Work engagement and financial returns: A diary study on the role of job and personal resources
Journal of Occupational and Organizational Psychology , Volume 82 - Issue 1 p. 183- 200
This study investigates how daily fluctuations in job resources (autonomy, coaching, and team climate) are related to employees' levels of personal resources (self-efficacy, self-esteem, and optimism), work engagement, and financial returns. Forty-two employees working in three branches of a fast-food company completed a questionnaire and a diary booklet over 5 consecutive workdays. Consistent with hypotheses, multi-level analyses revealed that day-level job resources had an effect on work engagement through day-level personal resources, after controlling for general levels of personal resources and engagement. Day-level coaching had a direct positive relationship with day-level work engagement, which, in-turn, predicted daily financial returns. Additionally, previous days' coaching had a positive, lagged effect on next days' work engagement (through next days' optimism), and on next days' financial returns.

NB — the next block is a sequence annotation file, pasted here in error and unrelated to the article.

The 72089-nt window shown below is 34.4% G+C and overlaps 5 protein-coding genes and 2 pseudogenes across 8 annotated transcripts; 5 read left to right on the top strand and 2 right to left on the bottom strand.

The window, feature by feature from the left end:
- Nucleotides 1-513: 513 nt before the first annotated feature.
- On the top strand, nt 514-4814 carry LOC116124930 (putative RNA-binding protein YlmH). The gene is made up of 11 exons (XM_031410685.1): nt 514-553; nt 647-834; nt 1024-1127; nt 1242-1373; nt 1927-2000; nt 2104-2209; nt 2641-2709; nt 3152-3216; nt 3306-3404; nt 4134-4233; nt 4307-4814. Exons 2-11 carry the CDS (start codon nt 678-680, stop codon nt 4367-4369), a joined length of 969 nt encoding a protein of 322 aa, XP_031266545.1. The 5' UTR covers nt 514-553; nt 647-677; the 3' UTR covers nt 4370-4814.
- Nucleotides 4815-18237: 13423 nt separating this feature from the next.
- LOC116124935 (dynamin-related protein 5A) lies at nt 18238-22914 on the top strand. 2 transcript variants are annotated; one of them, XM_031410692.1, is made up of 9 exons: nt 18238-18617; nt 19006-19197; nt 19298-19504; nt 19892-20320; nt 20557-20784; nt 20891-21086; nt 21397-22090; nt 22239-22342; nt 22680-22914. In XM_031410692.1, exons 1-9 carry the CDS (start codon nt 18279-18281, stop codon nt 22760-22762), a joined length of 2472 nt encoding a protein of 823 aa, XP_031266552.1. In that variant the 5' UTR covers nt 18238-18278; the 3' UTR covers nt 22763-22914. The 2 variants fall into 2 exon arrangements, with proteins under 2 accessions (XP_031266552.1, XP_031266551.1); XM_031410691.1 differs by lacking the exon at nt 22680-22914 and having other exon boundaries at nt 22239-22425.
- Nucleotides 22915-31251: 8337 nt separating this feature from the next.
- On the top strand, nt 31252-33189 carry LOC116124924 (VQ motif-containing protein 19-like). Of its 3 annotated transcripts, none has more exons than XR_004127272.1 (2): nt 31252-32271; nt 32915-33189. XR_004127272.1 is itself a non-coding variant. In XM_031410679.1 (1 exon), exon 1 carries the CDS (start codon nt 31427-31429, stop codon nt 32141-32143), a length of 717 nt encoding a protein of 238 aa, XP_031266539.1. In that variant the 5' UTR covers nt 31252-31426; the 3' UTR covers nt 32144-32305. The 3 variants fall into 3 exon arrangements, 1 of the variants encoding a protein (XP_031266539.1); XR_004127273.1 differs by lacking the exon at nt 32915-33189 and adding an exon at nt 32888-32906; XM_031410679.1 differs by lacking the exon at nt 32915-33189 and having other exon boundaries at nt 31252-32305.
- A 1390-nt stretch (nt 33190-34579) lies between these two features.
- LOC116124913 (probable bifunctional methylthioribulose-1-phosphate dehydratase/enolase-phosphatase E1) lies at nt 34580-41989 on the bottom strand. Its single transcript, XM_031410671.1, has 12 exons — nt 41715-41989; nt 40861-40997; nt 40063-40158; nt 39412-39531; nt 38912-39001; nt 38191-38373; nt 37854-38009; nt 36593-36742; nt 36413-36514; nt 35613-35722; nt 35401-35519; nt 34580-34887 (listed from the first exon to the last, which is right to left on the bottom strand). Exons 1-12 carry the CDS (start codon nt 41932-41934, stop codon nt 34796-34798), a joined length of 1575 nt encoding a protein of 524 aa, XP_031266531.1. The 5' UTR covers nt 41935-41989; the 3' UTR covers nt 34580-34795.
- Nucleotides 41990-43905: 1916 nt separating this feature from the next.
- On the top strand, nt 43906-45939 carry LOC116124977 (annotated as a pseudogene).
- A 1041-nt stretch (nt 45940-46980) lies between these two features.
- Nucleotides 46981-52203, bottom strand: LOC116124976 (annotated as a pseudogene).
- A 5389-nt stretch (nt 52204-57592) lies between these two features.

|Journal of Occupational and Organizational Psychology|
|Organisation||Department of Psychology|
Xanthopoulou, D, Bakker, A.B, Demerouti, E, & Schaufeli, W.B. (2009). Work engagement and financial returns: A diary study on the role of job and personal resources. Journal of Occupational and Organizational Psychology, 82(1), 183–200. doi:10.1348/096317908X285633